For Sprint, T-Mobile and other regional carriers, this is great news, as it gives them the chance to purchase some of the spectrum that will allow them to strengthen their network. The auction is slated for mid-2015 and will be the first opportunity in years for wireless carriers to buy the low-frequency airwaves that are considered 'beachfront' property of radio spectrum due to their reach and strength.
The rules set on Thursday would reserve up to 30 megahertz of spectrum in each market for bidding by non-nationwide carriers or companies with less than one-third of low-band spectrum in that market.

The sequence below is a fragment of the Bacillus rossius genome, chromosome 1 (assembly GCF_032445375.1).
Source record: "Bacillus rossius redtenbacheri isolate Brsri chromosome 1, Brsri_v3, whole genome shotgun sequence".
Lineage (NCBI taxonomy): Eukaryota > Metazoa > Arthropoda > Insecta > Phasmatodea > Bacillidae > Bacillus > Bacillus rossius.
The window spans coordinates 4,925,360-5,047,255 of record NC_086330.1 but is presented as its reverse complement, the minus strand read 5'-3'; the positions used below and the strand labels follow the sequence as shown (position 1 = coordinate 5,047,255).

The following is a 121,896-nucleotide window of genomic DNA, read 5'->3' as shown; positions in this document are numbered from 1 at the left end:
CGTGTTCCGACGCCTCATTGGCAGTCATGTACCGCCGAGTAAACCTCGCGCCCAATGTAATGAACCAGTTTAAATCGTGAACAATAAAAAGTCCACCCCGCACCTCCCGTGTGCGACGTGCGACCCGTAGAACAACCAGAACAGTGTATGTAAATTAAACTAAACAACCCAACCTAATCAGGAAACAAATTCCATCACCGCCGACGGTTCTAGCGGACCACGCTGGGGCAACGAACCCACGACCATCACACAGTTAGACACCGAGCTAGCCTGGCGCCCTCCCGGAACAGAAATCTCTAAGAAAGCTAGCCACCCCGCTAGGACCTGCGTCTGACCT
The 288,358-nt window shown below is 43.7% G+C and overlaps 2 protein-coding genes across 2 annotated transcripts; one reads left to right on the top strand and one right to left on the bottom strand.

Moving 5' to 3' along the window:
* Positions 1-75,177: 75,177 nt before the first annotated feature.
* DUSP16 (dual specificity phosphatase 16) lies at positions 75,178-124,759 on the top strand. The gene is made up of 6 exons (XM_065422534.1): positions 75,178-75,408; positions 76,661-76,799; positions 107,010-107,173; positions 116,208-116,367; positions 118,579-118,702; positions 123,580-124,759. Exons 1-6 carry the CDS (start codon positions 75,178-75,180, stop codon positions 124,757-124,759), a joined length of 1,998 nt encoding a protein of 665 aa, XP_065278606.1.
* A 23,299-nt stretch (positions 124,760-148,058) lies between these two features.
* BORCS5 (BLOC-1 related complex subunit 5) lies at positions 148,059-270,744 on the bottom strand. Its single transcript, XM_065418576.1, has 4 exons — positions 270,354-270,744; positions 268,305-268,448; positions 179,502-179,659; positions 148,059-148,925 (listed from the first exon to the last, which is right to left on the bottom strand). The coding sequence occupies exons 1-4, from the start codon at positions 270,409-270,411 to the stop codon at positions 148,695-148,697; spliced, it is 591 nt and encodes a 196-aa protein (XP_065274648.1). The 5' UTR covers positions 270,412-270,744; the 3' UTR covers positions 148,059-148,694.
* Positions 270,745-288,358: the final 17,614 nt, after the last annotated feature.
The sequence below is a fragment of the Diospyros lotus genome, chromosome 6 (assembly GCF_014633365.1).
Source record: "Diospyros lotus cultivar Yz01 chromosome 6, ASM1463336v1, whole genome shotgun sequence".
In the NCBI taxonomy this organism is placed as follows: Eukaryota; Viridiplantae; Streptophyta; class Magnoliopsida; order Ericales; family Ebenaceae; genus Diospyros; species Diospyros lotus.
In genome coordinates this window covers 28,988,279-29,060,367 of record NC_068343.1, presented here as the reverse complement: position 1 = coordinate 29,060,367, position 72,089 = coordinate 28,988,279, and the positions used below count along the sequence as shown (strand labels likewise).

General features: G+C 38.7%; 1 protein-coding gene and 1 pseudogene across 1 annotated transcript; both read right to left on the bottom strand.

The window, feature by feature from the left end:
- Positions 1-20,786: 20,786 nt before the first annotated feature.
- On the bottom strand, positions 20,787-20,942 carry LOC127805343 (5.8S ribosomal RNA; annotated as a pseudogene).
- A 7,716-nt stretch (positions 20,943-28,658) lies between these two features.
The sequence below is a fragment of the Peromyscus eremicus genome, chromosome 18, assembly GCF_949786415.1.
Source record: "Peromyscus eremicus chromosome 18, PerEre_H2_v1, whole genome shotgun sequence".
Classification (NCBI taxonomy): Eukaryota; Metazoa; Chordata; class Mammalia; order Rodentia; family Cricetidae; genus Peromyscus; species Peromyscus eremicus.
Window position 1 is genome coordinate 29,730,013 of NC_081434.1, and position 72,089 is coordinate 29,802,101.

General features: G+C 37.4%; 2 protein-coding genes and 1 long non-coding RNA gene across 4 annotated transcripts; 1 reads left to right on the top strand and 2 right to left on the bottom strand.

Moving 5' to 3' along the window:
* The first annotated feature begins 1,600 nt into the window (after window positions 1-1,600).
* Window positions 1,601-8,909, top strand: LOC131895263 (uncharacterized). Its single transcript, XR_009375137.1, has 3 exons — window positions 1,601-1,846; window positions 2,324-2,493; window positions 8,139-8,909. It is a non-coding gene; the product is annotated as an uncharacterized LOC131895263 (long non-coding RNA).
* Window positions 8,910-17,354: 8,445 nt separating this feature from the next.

The reserve would kick in after the auction raises enough spectrum and revenue to help fund a new $7 billion public safety network and pay back TV stations, which would volunteer to relinquish airwaves for wireless carriers to buy in the auction.
AT&T and Verizon argued the plan would be unfair and could complicate the auction, as well as limit the amount of money the FCC would ultimately raise. The auction will set aside 30 megahertz of spectrum in each market.
Sprint shares rose 6 percent and T-Mobile shares rose up 1.3 percent following the news.